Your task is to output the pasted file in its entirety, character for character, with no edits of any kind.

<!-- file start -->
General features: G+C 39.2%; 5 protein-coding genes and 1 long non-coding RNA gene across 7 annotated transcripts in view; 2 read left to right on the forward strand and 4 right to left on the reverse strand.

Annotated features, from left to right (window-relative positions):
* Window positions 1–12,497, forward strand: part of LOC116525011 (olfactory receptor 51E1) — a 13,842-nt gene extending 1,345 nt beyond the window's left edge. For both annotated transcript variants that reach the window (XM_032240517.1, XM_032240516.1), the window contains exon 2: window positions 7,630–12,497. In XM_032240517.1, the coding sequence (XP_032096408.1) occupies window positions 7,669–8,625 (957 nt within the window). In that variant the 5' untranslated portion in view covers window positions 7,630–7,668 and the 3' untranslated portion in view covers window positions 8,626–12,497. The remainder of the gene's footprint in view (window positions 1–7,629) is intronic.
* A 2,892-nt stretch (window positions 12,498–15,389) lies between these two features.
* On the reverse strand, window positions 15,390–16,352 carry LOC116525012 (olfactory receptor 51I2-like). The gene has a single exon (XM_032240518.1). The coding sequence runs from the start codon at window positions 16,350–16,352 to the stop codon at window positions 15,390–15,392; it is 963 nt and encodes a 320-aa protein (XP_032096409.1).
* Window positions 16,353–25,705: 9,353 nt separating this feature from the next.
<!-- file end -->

General features: G+C 39.2%; 5 protein-coding genes and 1 long non-coding RNA gene across 7 annotated transcripts in view; 2 read left to right on the forward strand and 4 right to left on the reverse strand.

Annotated features, from left to right (window-relative positions):
* Window positions 1–12,497, forward strand: part of LOC116525011 (olfactory receptor 51E1) — a 13,842-nt gene extending 1,345 nt beyond the window's left edge. For both annotated transcript variants that reach the window (XM_032240517.1, XM_032240516.1), the window contains exon 2: window positions 7,630–12,497. In XM_032240517.1, the coding sequence (XP_032096408.1) occupies window positions 7,669–8,625 (957 nt within the window). In that variant the 5' untranslated portion in view covers window positions 7,630–7,668 and the 3' untranslated portion in view covers window positions 8,626–12,497. The remainder of the gene's footprint in view (window positions 1–7,629) is intronic.
* A 2,892-nt stretch (window positions 12,498–15,389) lies between these two features.
* On the reverse strand, window positions 15,390–16,352 carry LOC116525012 (olfactory receptor 51I2-like). The gene has a single exon (XM_032240518.1). The coding sequence runs from the start codon at window positions 16,350–16,352 to the stop codon at window positions 15,390–15,392; it is 963 nt and encodes a 320-aa protein (XP_032096409.1).
* Window positions 16,353–25,705: 9,353 nt separating this feature from the next.